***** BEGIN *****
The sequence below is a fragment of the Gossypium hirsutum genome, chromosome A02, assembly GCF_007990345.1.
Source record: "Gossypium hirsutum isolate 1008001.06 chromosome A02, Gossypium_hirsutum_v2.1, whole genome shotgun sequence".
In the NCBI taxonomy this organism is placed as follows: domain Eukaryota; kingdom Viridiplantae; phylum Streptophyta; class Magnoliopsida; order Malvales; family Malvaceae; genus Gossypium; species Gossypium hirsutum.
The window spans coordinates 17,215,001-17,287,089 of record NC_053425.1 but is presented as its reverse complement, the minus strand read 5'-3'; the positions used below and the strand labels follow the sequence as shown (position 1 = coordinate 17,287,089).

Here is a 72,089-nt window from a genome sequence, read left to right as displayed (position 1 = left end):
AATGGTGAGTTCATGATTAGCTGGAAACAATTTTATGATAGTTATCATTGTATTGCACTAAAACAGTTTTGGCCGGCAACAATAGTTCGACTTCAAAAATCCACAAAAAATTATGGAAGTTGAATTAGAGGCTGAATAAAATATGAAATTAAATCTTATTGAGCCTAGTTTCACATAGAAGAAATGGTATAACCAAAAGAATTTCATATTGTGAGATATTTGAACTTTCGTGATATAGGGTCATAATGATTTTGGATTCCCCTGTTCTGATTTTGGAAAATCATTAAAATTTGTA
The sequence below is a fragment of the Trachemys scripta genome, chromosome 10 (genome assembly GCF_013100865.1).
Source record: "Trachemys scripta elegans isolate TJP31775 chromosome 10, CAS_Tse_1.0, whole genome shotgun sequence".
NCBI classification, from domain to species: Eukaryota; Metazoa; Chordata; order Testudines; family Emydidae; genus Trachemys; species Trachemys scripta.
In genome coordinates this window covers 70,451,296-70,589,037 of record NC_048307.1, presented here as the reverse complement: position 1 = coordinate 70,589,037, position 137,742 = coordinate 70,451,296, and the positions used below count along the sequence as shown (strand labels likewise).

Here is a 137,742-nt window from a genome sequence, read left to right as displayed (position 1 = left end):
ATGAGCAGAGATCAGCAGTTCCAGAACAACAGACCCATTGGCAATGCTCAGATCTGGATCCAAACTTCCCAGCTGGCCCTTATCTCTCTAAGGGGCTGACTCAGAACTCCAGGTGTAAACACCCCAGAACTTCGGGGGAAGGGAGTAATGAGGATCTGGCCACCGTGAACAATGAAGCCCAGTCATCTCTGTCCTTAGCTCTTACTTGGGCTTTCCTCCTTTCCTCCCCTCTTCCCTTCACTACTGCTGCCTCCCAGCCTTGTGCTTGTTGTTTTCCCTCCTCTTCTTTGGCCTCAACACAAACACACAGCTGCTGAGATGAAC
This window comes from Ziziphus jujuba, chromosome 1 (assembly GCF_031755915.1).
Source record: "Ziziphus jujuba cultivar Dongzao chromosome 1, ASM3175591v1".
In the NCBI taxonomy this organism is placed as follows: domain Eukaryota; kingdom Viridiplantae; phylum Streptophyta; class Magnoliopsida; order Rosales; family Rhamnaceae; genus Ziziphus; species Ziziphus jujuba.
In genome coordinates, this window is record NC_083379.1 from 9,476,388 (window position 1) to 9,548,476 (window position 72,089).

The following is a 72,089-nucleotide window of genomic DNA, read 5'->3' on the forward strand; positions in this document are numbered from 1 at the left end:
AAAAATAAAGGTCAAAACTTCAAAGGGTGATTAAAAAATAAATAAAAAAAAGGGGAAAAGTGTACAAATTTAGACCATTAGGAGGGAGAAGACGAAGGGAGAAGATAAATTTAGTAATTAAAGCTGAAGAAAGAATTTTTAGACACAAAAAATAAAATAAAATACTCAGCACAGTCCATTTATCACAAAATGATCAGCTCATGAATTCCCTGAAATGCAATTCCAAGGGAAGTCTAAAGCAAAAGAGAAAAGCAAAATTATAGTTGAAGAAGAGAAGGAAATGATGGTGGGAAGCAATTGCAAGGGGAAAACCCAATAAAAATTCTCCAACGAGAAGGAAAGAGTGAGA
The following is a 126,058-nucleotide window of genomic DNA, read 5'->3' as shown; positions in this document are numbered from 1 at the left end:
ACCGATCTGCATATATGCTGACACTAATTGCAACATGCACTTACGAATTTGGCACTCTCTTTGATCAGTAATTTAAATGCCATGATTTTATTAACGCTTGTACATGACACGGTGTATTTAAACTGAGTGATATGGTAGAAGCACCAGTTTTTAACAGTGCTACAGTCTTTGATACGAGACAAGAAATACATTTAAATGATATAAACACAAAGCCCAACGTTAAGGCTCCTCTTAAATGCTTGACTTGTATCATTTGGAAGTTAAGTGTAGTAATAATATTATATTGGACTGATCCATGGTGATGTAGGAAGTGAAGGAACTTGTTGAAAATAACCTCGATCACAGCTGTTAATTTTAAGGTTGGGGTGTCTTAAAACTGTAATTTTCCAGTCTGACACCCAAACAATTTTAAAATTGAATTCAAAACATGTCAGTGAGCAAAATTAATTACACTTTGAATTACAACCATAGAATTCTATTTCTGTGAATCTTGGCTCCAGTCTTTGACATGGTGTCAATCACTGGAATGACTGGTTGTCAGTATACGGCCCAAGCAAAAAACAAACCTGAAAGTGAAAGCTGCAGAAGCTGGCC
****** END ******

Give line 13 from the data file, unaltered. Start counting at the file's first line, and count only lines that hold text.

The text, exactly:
This window comes from Ziziphus jujuba, chromosome 1 (assembly GCF_031755915.1).